Ethical trekking groups in Vietnam empower marginalised tribes

| 19th January 2018
Hmong tribe member admires Sapa's hills

Hmong tribe member admires Sapa's hills

A number of ethical trekking groups in northern Vietnam are empowering local tribes to help end human trafficking, plastic pollution and severe poverty. ROBYN WILSON investigates

The plastic issue is immense and it’s growing.

A growing number of ethical trekking companies in Vietnam’s northern Sapa region are reinvesting their profits back into the local community to help empower marginalised tribes.

Human trafficking, plastic pollution and severe poverty are among the serious problems affecting the Hmong and Red Dao ethnic minorities in the region.

Companies including Ethos - Spirit of the Community, Sapa Hope Centre and Sapa Sisters want to eradicate these problems by providing education and employment through a range of ethical trekking packages.

Marginalised from society

“A lot of the tribes are frowned upon”, explains Ethos cofounder Phil Hoolihan. “Partially because they are deemed to be uneducated but I think a lot of that stems from the fact that they fought with the Americans during the [Vietnam] war.

“They are also relatively new immigrants. The Hmong have only been in Vietnam for about 300 years and those two things combined means that there’s a lot of social animosity - albeit less now than there used to be.”

Phil set up Ethos with his wife Hoa in 2012. The organisation had been operating as a charity since 1999 but later turned into a social enterprise to provide more proactive support to community through generated profits.

Ethos estimates that poverty rates among the tribes exceed 80 percent, causing the groups to be marginalised from society, with little representation or voice in public and political debates.

Such high levels of poverty coupled with low levels of education have left the ethnic minority communities vulnerable to the likes of human trafficking.

Educate younger girls

In 2016, 11 girls from one small village alone were trafficked from the region. They were all under the age of 18 and belonged to regional tribes.

Part of Ethos’ educational programmes include basic advice for young girls on what to do if they are captured. For 22-year-old Hmong tribe member Giang Thi Ca, the workshops are vitally important for the community.

“My sister-in-law was kidnapped when she was 15 years old,” Ca explains. “She was sold from one family to another.”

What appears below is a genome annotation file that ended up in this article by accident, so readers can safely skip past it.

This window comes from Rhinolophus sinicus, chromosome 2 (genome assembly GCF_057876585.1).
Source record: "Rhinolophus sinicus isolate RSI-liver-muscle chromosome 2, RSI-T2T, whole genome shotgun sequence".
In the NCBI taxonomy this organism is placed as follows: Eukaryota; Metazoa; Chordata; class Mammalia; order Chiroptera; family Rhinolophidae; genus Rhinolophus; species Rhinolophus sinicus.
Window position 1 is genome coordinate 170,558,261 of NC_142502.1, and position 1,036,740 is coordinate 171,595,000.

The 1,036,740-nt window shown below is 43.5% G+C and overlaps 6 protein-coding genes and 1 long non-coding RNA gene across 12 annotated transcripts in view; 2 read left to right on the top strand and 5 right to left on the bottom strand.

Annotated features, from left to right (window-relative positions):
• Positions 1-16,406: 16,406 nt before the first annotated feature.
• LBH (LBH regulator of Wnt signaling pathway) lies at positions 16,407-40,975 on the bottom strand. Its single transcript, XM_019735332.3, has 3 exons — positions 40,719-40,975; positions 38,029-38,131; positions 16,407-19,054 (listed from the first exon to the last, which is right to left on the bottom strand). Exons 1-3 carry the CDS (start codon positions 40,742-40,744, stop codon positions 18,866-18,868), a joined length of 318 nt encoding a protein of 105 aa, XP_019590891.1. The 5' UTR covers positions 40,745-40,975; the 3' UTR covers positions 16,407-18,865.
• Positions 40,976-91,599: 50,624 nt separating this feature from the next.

Transported over the border to China, Ca details how her sister-in-law eventually managed to run away, after making a decoy from blankets and covering up in oversized clothes. “When she escaped, she tried to call her family but couldn’t because she didn’t know about international dialing codes.”

Such horrors spurred Ca to get involved with Ethos’ workshops to help educate younger girls on the realities of human trafficking. Sapa Sisters and Sapa Hope Centre are running similar initiatives.

Providing compensation

Peter Thuong, who founded the Hope Centre in 2010 is trying to get more Hmong high school-age children back into school, whilst creating new job opportunities for their parents.

Sapa Sisters, which was founded in 2009 by a group of six friends, focuses specifically on empowering women in the area, who the company believes are particularly vulnerable to exploitation.

Through trekking and guiding, the women are able to earn additional money with Sapa Sisters – a welcome financial boost to their more traditional farming income.

Ethos has also developed an innovative banded wage structure with the minority groups, which enables the families to earn more money depending on the trekking tour they work on that week, as well as providing compensation for any food bought for the tourists during the trek.

So far Ethos employs 22 people of which around 65 percent are Hmong and 20 percent are Red Dao but the benefits go beyond the small team.

Awareness among travellers

“Those 22 guides are eating in a number of different houses on different days which means the recipient families, purely from trekking, is at least 80 in this area,” explains Phil.

Financing and administrative support for medical care is also available through Ethos as well as additional environmental awareness programmes - the latter of which is boosted by Phil’s background in environmental science.

Most recently the organisation is looking at developing stoves that burn wood more efficiently in a move to use less forest resources and this year it will be working with an organisation called Plant for the Planet, with an aim to plant around 10,000 trees in 2018.

Beyond its work with the local community, Ethos has also developed an ethical trekking guide to be distributed to tourists throughout Sapa, regardless of whether they choose to tour with Ethos.

Crucially, the guide urges tourists to bring any non-biodegradable waste back to the main town rather than leaving it in a homestay bin. “The plastic issue is immense and it’s growing,” says Phil.

“If you look at the busier villages, we [the visitors] take the trash and put it in litter bins in the homestays but the homestays have got nowhere to put it so they put them in plastic bags, tie them up and throw them in the river. Awareness among travellers is so important for this reason.”

Such initiatives are going a long way to preserve, protect and empower this part of Vietnam which is fast becoming a tourist hotspot.

This Author

Robyn Wilson is a freelance journalist, currently writing and travelling across Asia. She is a former news editor at Construction News. She tweets at @RobynFWilson.

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